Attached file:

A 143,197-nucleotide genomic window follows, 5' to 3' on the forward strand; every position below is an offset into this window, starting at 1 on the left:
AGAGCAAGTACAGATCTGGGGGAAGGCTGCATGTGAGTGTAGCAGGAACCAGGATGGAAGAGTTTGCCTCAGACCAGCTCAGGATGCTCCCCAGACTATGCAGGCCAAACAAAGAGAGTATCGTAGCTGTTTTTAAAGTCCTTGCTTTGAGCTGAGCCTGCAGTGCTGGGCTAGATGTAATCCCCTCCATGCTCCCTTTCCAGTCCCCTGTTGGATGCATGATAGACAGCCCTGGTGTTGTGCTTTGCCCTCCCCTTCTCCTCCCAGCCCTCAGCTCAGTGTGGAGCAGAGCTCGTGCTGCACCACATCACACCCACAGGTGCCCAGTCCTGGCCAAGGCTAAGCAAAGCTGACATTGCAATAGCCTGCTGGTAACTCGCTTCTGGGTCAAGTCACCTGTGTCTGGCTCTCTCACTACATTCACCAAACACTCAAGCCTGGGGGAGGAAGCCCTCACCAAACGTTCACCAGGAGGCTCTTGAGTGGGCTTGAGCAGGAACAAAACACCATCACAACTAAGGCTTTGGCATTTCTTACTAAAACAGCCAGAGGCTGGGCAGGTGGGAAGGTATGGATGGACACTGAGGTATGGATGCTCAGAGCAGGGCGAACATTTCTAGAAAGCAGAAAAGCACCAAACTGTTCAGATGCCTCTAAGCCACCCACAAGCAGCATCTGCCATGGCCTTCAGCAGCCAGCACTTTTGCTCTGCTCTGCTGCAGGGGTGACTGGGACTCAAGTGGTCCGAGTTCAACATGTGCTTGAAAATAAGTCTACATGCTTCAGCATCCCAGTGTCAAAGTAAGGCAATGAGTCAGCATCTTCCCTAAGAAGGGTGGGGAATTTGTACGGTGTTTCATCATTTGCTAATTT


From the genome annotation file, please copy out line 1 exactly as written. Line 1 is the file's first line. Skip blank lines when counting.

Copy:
A 143,197-nucleotide genomic window follows, 5' to 3' on the forward strand; every position below is an offset into this window, starting at 1 on the left: